Generally, we include companies that are not location-based that have received $100,000 from outside parties in the last five years. We exclude restaurants and similar retail businesses, as these are location-based businesses. While crucial to the overall Birmingham economy, these businesses do not fit within the growth of the entrepreneurial start-up system, which is what we are trying to measure and what we believe most crucial to the overall health of the economy. While the standards of $100,000 and five years are somewhat arbitrary, we believe they are good objective metrics in judging the vitality of the start-up ecosystem. The $100,000 standard represents a level of seriousness with validation from someone other than a founder. The five years standard represents a level of freshness important in evaluating the current status of the ecosystem: companies will automatically roll off, and if you follow this, coupled with companies that exit, annually, you will have a snapshot of whether the ecosystem is growing or not.

      Thus, we are happy to report that the ecosystem is indeed growing: we have 85 companies on the list this year as compared to 56 companies last year. This growth is significant, particularly given where we were in the spring of 2020.  At that point, I was exceedingly worried about the health of start-ups. I made the assumption — and I was not alone in this — that the capital markets would decrease due to the economic effects of the pandemic. While I am not a stock market prognosticator, the prediction a stock market decrease would lead to a decrease in overall capital for start-up funding did not occur (or, at least, it has not yet). That is probably the single most important factor in the robust nature of this entrepreneurial report.

      But is this a case of a rising stock market lifts all boats, or is this something unique to Birmingham?  Obviously, I am most interested in the Birmingham market. However, I do think certain trends are particularly in Birmingham’s favor, namely:

      1. UAB had some wins. In8Bio (formerly Incycus) filed to go public, and while they have not done so yet, that indicates financial success around the science. UAB also has a strong pipeline of companies – Yuva Biosciences; Sunfire Biotechnologies, LLC; TriAltus Bioscience; Reliant Glycosciences, LLC; Humbolt Innovations; HemEdits; and CNine BioSolutions, LLC. Generally, UAB is beginning to turn out more companies, and they’re doing so more efficiently and more effectively.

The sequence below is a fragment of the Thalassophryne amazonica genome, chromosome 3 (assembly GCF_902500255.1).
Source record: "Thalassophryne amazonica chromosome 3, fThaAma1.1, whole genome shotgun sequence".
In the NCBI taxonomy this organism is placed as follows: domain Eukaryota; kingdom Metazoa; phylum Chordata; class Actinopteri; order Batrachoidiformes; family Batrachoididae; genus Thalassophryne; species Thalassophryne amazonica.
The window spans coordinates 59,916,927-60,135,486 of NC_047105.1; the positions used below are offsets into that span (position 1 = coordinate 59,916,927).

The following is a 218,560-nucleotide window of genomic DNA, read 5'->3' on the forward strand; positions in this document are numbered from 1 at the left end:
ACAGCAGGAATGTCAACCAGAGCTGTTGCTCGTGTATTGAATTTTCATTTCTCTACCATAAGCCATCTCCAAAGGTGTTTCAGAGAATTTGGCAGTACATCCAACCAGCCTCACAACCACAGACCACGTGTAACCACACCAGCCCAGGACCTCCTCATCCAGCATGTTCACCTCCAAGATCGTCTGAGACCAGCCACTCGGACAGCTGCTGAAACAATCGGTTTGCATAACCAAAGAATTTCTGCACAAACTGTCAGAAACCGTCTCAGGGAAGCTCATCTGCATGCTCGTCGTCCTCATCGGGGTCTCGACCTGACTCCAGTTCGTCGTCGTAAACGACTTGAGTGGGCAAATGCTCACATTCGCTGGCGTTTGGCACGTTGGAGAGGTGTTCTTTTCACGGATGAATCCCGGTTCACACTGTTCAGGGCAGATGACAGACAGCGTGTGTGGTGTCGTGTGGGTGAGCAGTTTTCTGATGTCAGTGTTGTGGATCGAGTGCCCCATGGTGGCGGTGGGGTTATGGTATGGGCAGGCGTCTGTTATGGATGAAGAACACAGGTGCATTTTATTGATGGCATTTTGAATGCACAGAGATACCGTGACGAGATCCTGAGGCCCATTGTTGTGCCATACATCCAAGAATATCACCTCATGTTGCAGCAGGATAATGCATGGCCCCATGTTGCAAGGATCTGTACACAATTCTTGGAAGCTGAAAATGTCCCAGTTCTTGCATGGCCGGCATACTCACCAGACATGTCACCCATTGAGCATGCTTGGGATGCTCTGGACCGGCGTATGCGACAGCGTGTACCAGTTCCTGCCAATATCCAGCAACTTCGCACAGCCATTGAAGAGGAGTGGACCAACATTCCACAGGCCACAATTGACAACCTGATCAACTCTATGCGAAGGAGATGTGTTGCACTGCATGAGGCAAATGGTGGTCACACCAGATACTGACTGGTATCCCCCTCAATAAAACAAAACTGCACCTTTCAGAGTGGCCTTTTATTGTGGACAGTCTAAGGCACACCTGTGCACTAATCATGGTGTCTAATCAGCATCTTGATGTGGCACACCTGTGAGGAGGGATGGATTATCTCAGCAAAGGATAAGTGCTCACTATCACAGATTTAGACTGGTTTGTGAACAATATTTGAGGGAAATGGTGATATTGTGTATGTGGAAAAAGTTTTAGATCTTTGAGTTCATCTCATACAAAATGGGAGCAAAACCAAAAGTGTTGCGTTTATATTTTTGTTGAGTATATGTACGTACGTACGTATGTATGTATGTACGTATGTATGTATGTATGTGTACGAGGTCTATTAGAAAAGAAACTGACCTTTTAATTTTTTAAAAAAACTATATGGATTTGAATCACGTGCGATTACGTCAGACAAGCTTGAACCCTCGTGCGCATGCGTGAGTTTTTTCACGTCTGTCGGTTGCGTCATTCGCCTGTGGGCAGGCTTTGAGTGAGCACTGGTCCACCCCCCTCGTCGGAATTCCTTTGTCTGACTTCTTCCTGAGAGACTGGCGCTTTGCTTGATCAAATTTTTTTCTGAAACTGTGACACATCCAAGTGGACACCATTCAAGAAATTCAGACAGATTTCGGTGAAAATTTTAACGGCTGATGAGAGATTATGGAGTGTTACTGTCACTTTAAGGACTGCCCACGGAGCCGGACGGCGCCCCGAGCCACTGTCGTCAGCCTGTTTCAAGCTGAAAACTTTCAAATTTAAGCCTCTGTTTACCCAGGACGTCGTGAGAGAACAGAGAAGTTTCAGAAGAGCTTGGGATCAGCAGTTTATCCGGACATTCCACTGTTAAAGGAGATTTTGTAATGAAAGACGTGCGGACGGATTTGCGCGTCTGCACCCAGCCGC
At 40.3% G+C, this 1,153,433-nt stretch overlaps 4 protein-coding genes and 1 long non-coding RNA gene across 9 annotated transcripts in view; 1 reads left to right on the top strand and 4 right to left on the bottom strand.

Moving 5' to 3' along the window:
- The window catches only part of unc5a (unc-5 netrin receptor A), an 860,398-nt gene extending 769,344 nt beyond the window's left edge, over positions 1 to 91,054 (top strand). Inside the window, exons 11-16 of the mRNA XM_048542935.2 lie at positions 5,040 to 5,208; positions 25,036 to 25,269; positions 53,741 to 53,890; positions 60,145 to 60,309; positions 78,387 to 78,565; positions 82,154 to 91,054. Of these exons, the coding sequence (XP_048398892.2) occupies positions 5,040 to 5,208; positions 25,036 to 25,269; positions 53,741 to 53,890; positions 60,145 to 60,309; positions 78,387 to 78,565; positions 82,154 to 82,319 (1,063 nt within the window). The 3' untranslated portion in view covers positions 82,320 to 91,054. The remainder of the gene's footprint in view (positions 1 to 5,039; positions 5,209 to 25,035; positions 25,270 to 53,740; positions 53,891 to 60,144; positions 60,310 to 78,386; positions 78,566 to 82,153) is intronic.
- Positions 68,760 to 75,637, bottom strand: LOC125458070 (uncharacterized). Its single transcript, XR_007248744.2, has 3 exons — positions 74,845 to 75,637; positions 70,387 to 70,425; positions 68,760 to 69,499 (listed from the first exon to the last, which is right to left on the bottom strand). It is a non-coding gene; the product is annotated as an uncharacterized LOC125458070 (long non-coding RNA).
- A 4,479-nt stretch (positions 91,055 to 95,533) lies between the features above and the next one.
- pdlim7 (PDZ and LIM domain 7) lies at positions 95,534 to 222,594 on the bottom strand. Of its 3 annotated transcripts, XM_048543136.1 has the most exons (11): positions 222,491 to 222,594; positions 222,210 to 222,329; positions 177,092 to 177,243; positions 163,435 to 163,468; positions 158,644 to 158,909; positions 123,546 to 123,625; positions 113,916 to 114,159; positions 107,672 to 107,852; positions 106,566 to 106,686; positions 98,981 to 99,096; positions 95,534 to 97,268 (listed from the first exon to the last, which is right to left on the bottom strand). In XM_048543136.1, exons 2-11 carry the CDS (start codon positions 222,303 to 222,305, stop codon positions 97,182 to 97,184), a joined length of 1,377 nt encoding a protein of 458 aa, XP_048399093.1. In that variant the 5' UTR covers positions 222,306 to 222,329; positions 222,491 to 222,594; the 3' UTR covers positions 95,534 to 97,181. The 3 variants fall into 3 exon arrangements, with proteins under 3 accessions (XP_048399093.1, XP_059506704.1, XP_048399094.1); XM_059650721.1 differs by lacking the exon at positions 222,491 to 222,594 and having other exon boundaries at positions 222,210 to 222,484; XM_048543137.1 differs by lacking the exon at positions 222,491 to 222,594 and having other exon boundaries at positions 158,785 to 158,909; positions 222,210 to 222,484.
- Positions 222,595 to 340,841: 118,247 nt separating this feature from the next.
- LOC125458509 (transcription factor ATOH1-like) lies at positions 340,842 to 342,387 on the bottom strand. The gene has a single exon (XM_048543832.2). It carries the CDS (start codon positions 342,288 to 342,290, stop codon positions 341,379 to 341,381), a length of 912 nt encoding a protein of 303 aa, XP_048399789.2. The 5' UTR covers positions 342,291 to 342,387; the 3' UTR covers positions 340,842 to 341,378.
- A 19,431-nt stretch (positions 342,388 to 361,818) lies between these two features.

1. Support services are in place. Five years ago, the only hub for start-ups in Birmingham was Innovation Depot and their accelerator, Velocity Accelerator. Today, multiple accelerators, incubators, funds, and other support services for entrepreneurs are active in Birmingham (see BhamBizHub for a complete list of services). In fact, a big contributor to the Funded Start-Up list was TechStars Alabama EnergyTech Accelerator, which provided not only expertise but capital to several companies new to this year’s list.
      2. Birmingham has had exits. While we had a big year for exits in 2017 (e.g. the year Shipt, Hospicelink, and Therapy Brands sold), the concern was that 2017 was an anomaly. 2020 saw several positive exits: Fetch Talent, MainStreet Family Care, Select Providers Network (SPNet), and StrategyWise. 

    Are there issues specific to Birmingham? Of course, and two issues in particular should be of community focus in 2021:

    1. Lack of minority founders. While we do not have good demographic information on all of the founders, empirically, one can see that not enough people of color are on this list. Yes, there are some, but if Birmingham is going to build an inclusive economy, we need to be mindful that this list is full of white people. Organizations such as Bronze Valley, as well as programs like the Community Foundation of Birmingham’s inclusive economy initiative, are critical, but more resources are needed.

    2. Lack of funds. Yes, the Alabama Futures Fund is active, but we need more funds. I believe that in 2021 we risk the number of investable deals in Birmingham exceeding the investment capital in the community to do those deals. If that happens, we will lose exciting new companies to other cities or other opportunities. Transitioning the economy is a game of attrition. Pooled capital helps diversify risk and professionalize the management of the portfolio. We need more.

    That said, just six to nine months ago, I was questioning the survival of the Birmingham entrepreneurial world. We should celebrate where we are. Turbulent times may continue, but the start-up community has endured. We are now more aware of the economic transformation; it is happening rapidly — perhaps, in some cases, dangerously so. As a community, our success depends on evolving with it.